Posts Tagged ‘Jerry Comstock’

Charleston County Public Library Offers Another Interesting Exhibit with Works by Jerry Comstock

Tuesday, November 17th, 2009

Once again, an exhibit in the Saul Alexander Foundation Gallery at the Main Branch of the Charleston County Public Library in downtown Charleston, SC, has caught my attention. I was delivering the Nov. 09 issue of Carolina Arts to the Library when I got the chance to see an exhibit of mixed media works by Jerry Comstock – on view through Nov. 30, 2009.


Here were works of a type that I have not often seen in Charleston. It seems the Library’s exhibit selection committee has really selected a wide variety of work to be presented this year. And, this time I had my camera with me so I can show more of the work without trying to stretch my limited vocabulary in describing them. I don’t speak “art speak” – good thing – it’s hard enough to read it at times while editing some articles for Carolina Arts.

Comstock did not offer much info about himself as an artist – as far as the kind of info you would find on an resume. He didn’t even offer any info as to where he is from, except that his phone number had an 843 area code – which could be anywhere in lower SC. And, you just can’t assume he’s from the Charleston area as the Library has been presenting exhibits by artists from all over South Carolina. Does it matter where he is from? I don’t think so, but it’s always nice to know. I could call – but he didn’t offer this info and it could have been a deliberate decision on his part for some reason.

Comstock did offer an artist’s statement which told about how he was creative early on as a child. And, it said that he is primarily a carpenter and cabinet builder who doesn’t get much time for his creative endeavors – like those shown in the exhibit, but for most of us – anyone who can do carpentry and make cabinets (with doors that align) – is pretty creative. The works on the wall proved that too.

Like some visionary and outsider artists, Comstock uses leftover materials in making art. In this case, various sheets of wood for his canvases. He also uses other materials found in his work area like Liquid Nail – a bonding glue which Comstock uses to add texture and designs to his works. All the works in this exhibit are on a wood background, except one which is painted on glass. That work is untitled and may have been a late minute addition to fill space in the gallery.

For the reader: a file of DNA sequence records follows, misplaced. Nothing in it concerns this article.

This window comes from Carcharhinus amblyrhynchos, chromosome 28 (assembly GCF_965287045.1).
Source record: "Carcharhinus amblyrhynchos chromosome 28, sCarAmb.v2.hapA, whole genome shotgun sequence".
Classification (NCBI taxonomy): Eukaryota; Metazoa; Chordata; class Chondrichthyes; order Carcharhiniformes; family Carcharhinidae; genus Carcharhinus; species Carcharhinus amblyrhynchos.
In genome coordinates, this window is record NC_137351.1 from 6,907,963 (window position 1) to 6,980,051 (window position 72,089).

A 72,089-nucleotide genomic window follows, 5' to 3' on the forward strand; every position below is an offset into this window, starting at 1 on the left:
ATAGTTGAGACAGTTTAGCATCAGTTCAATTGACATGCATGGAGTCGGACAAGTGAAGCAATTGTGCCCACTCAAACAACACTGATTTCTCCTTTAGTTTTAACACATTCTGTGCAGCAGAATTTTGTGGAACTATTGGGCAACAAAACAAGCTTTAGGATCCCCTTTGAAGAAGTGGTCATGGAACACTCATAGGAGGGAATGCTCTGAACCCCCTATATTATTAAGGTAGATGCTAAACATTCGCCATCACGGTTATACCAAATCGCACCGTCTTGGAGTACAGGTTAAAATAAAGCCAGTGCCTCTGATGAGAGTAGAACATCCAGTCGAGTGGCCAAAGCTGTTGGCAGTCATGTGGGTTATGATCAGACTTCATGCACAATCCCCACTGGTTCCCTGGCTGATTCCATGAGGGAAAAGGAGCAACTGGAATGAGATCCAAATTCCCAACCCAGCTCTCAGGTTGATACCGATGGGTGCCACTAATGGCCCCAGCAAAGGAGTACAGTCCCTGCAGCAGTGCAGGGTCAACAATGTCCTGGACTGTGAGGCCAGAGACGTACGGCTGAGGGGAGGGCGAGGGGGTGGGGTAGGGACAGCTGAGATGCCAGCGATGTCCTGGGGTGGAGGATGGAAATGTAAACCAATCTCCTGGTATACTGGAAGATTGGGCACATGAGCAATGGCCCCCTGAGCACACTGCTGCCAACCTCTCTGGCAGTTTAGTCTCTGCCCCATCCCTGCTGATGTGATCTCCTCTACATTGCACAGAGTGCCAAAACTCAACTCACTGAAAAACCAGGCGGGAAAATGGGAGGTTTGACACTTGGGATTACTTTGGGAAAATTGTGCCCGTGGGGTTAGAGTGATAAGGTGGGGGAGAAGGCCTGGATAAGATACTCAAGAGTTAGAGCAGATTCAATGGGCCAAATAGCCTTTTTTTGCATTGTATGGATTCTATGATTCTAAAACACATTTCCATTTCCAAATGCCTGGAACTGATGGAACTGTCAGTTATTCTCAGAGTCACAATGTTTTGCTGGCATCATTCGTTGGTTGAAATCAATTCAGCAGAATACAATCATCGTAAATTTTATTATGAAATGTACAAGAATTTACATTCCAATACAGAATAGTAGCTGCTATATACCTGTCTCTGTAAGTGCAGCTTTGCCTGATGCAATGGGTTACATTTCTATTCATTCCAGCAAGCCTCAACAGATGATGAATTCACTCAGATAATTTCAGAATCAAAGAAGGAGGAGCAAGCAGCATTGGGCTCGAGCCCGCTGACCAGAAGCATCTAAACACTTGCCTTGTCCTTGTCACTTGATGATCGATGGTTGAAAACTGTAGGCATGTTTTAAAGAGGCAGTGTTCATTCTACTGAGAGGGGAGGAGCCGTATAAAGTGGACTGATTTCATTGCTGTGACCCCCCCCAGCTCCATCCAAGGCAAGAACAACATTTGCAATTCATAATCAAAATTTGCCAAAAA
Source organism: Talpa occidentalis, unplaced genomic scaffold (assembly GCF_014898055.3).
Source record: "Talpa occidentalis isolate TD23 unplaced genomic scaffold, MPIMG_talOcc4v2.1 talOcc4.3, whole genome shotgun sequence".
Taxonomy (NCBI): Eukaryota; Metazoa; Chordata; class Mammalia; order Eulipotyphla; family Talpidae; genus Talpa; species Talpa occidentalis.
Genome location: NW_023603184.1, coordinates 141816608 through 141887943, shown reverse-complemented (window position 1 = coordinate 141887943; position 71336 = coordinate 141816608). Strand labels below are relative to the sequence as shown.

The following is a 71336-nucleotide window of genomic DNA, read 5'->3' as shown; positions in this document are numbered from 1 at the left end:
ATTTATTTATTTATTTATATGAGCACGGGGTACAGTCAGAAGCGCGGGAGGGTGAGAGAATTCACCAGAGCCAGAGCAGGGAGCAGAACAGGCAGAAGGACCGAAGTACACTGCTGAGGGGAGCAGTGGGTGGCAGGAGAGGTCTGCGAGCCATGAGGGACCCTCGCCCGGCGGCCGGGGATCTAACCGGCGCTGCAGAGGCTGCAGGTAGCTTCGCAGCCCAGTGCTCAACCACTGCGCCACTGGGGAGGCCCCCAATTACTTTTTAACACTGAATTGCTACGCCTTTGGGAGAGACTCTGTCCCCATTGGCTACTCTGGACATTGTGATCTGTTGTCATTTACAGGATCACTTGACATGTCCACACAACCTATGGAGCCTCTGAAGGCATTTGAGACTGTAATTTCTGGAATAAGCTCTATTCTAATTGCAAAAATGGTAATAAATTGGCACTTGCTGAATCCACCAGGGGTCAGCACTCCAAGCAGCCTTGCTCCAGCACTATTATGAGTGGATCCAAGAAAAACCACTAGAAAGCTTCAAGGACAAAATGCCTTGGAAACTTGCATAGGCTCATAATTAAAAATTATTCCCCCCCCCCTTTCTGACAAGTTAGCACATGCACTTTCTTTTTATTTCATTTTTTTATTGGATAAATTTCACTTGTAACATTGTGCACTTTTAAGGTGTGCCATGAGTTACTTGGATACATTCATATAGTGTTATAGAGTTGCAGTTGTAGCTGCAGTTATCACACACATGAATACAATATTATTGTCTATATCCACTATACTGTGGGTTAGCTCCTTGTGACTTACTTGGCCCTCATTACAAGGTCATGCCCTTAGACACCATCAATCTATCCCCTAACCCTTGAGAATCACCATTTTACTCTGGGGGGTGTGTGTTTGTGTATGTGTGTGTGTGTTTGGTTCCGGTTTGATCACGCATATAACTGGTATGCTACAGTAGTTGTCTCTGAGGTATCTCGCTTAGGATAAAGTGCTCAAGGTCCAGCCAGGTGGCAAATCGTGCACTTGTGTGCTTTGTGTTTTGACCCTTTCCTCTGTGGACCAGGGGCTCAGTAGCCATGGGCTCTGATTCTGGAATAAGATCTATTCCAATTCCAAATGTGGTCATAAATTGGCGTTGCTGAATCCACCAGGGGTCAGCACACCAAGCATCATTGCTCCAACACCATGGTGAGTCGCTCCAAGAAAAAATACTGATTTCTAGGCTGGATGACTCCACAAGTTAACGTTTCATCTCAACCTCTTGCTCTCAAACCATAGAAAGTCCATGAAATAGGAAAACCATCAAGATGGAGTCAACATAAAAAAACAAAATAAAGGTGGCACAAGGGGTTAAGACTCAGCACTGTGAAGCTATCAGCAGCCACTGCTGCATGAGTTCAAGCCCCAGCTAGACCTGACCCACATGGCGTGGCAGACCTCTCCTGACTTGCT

The reason I say that is that Comstock offered some unusual tags to identify each individual work – except the one on glass. He made small glass frames with white lettering printed on the glass. They may have looked good in his studio or work area, but because of the tight lighting in the Saul Alexander Foundation Gallery, a shadow was cast along the top half of most of the frames making them hard to read. A different take on titles, but not the best for this venue.


It’s no big deal – just an observation. You have to give Comstock credit for trying something different and in another venue they may have worked fine. The good thing is – they didn’t distract me from the main attraction, but it’s worth mentioning so that artists don’t go overboard in making fancy titles that could distract the eye from the artworks. It’s like the problem too many artists have with putting artwork in frames that are more interesting than the artwork. And, sometimes two to three times the size of the artwork. I may be getting in trouble with some framers, but come on – it’s just supposed to be a frame – not a statement of one’s wealth.

What about the work?

Devil’s Daydream

The piece, Devil’s Daydream, was the most elaborate work of the exhibit, with many things going on in the image. The work is on fiber board (compressed wood chips) which can still be seen through the layers of paint and textured designs. In some places there are layers of colored cartoons or comic strips embedded behind the designs. The two main images offered tell two different stories – in fact the helter skelter designs may indicate that the devil has dreams like the rest of us – bits and pieces of our life being linked together to tell a tale – out of time and out of place. The close-up photo gives a hint of the what is hidden, but cannot show what the human eye can see when peering close into the images details.

Detail of Devil’s Daydream

Jacob’s Ladder

The work, Jacob’s Ladder is also very detailed but more organized with a lot of wood grain being offered as part of the overall image. This work will keep you busy trying to figure out all the meanings behind the images and symbols offered.

Duet to the right

This wide shot of the gallery space is the only way I could get a decent image of the work entitled, Duet. The overall size, its backwards angle and shiny surface prevented me from getting a good close-up image – believe me I tried. Here again, there are patterns and designs layered behind the surface colors and the Liquid Nail glue. The idea of two together comes across plainly, but are the two – unborn, trapped in time and space, or encased in cocoons? It’s the largest work in the exhibit and you can see how it dominates the space. So, I can only assume this image has greater meaning to Comstock than perhaps the message I was receiving.

There was no price sheet offered, so I assume – like most people will, that the works are not for sale, but that could be wrong. I was there early on in this exhibit’s life – perhaps more materials have shown up to provide more info.

I hope you find enough interest here to spark a trip to the main branch of the Charleston County Public Library. You should be going to a library near you on a regular basis anyway – and not just for DVD’s of Star Trek or Sex in the City.